September 30th

Emotional Intelligence Increased With Horses

A research study conducted at the University of Kentucky found that working with horses could increase emotional intelligence. The total number of research subjects in the study was 21, and they were all nurses. Ten were from a neuroscience surgery service unit and eleven worked in trauma and acute care at a hospital. The group […]

June 5th

97% Of Research Papers Say Global Warming Is Manmade

A recent study of research papers published from 1991 to 2011 that took a view on human-related climate change found 97% of them were in agreement that humans are a factor. The study was published in Environmental Research Letters, Volume 8, Number 2. A large team of researchers made up the study group, which had […]

May 16th

Six-Foot Robot Invades Greenland, For Science

There is nothing better in life than a good robot story, and what’s even better is when that robot is named GROVER. GROVER stands for both Greenland Rover and Goddard Remotely Operated Vehicle for Exploration and Research — which must have just really made the NASA scientists day, when they realised — and is set to […]

May 2nd

Cutting Emissions Of Certain Pollutants Could Slow Down Sea Level Rise

New research has shown that rising sea levels could be greatly slowed if certain fast cycling pollutants are cut from the numerous emissions being pumped into the atmosphere. According to the research, published in the journal Nature Climate Change this week, cutting levels of methane, soot, refrigerants, and gases that lead to the formation of ground-level ozone, […]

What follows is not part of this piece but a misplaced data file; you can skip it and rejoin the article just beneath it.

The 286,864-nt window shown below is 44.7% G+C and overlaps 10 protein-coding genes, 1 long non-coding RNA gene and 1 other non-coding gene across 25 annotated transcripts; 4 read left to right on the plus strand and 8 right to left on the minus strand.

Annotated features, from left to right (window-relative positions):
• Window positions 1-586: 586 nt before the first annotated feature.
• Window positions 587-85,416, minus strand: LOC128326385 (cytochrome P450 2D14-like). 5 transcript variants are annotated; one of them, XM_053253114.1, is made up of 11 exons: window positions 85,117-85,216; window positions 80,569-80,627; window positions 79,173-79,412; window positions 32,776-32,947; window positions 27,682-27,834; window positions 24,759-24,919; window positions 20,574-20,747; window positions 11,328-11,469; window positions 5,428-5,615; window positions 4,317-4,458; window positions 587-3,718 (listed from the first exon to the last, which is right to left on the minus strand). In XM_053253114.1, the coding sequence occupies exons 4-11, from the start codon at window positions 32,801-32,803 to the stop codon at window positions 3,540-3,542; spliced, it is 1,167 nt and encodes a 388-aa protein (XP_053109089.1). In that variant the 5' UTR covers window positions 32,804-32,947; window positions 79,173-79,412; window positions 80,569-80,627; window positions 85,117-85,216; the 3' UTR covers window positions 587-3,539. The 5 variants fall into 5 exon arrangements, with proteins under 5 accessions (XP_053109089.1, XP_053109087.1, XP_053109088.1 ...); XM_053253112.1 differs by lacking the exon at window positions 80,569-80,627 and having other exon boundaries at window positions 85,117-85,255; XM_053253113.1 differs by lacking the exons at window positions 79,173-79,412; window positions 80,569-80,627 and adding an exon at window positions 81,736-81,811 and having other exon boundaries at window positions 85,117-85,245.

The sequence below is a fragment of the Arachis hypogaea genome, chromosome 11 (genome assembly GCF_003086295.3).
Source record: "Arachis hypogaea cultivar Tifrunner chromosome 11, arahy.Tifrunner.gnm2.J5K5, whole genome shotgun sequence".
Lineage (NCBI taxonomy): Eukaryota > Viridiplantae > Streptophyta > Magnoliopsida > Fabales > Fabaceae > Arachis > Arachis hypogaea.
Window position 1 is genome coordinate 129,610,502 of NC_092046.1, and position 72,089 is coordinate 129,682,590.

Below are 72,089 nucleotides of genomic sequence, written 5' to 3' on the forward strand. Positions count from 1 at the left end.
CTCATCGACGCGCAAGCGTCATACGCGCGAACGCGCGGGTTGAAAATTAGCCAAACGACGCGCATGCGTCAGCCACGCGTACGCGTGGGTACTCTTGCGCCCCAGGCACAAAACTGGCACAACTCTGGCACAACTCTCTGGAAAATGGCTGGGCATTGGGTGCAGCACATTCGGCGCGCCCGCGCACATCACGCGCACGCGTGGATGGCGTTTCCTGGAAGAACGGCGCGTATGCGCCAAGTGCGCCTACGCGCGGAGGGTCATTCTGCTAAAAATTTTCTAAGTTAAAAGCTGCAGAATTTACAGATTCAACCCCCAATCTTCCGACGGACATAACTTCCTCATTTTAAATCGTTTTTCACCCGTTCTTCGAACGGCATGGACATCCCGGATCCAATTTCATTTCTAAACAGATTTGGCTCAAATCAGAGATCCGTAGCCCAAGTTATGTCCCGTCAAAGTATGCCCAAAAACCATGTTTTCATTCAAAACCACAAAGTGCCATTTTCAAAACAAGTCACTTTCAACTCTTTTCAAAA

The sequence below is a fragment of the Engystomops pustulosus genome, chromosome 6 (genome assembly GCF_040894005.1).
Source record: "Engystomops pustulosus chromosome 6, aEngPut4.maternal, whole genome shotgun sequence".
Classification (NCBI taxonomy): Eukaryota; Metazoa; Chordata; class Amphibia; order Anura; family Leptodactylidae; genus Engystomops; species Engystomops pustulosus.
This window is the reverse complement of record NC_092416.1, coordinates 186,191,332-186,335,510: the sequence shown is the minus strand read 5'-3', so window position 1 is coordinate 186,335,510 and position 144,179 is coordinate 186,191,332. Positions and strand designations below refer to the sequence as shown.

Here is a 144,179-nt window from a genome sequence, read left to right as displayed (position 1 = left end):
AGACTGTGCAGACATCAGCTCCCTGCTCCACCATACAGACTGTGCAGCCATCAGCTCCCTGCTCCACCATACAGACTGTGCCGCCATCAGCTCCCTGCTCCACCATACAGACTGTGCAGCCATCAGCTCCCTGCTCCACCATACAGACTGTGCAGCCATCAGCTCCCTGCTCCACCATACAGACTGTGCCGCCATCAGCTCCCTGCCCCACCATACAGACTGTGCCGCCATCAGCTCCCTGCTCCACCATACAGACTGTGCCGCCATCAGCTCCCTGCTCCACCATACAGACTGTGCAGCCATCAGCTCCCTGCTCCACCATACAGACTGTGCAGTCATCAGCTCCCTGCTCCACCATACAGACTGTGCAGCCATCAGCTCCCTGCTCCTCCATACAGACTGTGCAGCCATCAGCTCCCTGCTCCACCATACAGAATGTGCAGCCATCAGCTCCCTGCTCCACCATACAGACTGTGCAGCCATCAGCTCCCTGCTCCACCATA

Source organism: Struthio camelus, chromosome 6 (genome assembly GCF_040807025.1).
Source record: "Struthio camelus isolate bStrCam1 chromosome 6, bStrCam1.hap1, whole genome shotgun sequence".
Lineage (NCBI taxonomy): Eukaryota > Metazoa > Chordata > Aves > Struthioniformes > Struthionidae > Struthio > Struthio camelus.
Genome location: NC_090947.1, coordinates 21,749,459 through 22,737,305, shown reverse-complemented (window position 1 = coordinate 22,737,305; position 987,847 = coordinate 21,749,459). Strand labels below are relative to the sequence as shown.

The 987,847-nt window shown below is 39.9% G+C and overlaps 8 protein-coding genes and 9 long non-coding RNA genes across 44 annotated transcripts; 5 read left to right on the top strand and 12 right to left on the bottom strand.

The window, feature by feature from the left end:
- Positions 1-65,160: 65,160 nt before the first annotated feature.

April 15th

Robot Jellyfish Could Be Powered By Seawater

Researchers at Virginia Tech, the University of Texas at Dallas and some other universities are working on the development of robotic jellyfish for a project funded by the US Navy. The propulsion mechanism for the artificial jellyfish employs hydrogen and oxygen mixed with seawater. A chemical reaction results, which causes material in the robotic jellyfish […]

April 5th

Explaining The 2011 Arctic Ozone Hole

The loss of ozone over Antarctica in the southern hemisphere is relatively well documented and popularly known, especially within Australia where for residents of southern states (like the island state of Tasmania) venturing out into the sun during summer is downright dangerous. Simply put, conditions in the Arctic — on the other side of the […]

March 12th

Antarctica Moved From Flat To Fjord 34 Million Years Ago

Often, understanding what the planet’s climate will do and why requires study into fields that we as laymen might consider irrelevant. Thankfully, there are those out there who have dedicated their lives to the sciences and are not so quick to discuss a particular field or aspect of science as irrelevant. So when geoscientists from the University […]

March 6th

Penn State Scientists Utilise Innovative Approaches In Antarctic Research

The National Science Foundation recently noted that the researchers working on the Pine Island Glacier project are one of three Antarctic science initiatives that have achieved technological milestones with innovative approaches to drilling. Specifically, in an attempt to map the cavity beneath the 37 mile long Pine Island Glacier ice shelf, Penn State graduate student […]

February 21st

Samples Taken From Isolated Antarctic Lake Beneath The Ice

An Antarctic research team has accomplished what no other team has ever accomplished previously by drilling through 800 metres (2,600 feet) of Antarctic ice to reach an isolated subglacial lake and taking water and sediment samples. Isolated from our atmosphere for thousands of years, the samples taken from the subglacial lake may have evolved in […]

January 29th